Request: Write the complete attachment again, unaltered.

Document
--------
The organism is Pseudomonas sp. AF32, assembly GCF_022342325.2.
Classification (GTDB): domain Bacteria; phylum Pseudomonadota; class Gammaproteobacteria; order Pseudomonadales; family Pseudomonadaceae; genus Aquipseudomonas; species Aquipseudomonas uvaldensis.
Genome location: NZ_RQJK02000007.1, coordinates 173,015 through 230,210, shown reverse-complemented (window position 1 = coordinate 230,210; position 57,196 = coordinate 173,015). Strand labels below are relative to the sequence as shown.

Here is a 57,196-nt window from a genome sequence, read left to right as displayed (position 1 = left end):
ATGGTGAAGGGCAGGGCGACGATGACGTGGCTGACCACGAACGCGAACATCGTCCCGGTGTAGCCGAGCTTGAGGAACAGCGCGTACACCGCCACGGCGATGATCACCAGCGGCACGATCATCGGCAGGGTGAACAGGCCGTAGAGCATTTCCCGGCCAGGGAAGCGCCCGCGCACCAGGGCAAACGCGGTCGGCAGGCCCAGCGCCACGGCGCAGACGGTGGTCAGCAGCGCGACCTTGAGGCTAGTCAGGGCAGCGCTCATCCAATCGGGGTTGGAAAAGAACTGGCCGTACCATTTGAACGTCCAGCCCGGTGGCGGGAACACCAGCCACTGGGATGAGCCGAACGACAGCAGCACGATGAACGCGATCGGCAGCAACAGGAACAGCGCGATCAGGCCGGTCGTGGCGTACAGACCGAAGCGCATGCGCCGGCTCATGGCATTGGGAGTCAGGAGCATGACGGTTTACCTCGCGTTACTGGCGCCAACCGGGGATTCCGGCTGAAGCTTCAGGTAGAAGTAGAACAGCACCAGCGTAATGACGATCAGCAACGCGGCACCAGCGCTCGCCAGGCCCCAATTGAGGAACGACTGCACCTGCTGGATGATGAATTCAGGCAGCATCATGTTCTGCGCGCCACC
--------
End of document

The organism is Pseudomonas sp. AF32, assembly GCF_022342325.2.
Classification (GTDB): domain Bacteria; phylum Pseudomonadota; class Gammaproteobacteria; order Pseudomonadales; family Pseudomonadaceae; genus Aquipseudomonas; species Aquipseudomonas uvaldensis.
Genome location: NZ_RQJK02000007.1, coordinates 173,015 through 230,210, shown reverse-complemented (window position 1 = coordinate 230,210; position 57,196 = coordinate 173,015). Strand labels below are relative to the sequence as shown.

Here is a 57,196-nt window from a genome sequence, read left to right as displayed (position 1 = left end):
ATGGTGAAGGGCAGGGCGACGATGACGTGGCTGACCACGAACGCGAACATCGTCCCGGTGTAGCCGAGCTTGAGGAACAGCGCGTACACCGCCACGGCGATGATCACCAGCGGCACGATCATCGGCAGGGTGAACAGGCCGTAGAGCATTTCCCGGCCAGGGAAGCGCCCGCGCACCAGGGCAAACGCGGTCGGCAGGCCCAGCGCCACGGCGCAGACGGTGGTCAGCAGCGCGACCTTGAGGCTAGTCAGGGCAGCGCTCATCCAATCGGGGTTGGAAAAGAACTGGCCGTACCATTTGAACGTCCAGCCCGGTGGCGGGAACACCAGCCACTGGGATGAGCCGAACGACAGCAGCACGATGAACGCGATCGGCAGCAACAGGAACAGCGCGATCAGGCCGGTCGTGGCGTACAGACCGAAGCGCATGCGCCGGCTCATGGCATTGGGAGTCAGGAGCATGACGGTTTACCTCGCGTTACTGGCGCCAACCGGGGATTCCGGCTGAAGCTTCAGGTAGAAGTAGAACAGCACCAGCGTAATGACGATCAGCAACGCGGCACCAGCGCTCGCCAGGCCCCAATTGAGGAACGACTGCACCTGCTGGATGATGAATTCAGGCAGCATCATGTTCTGCGCGCCACC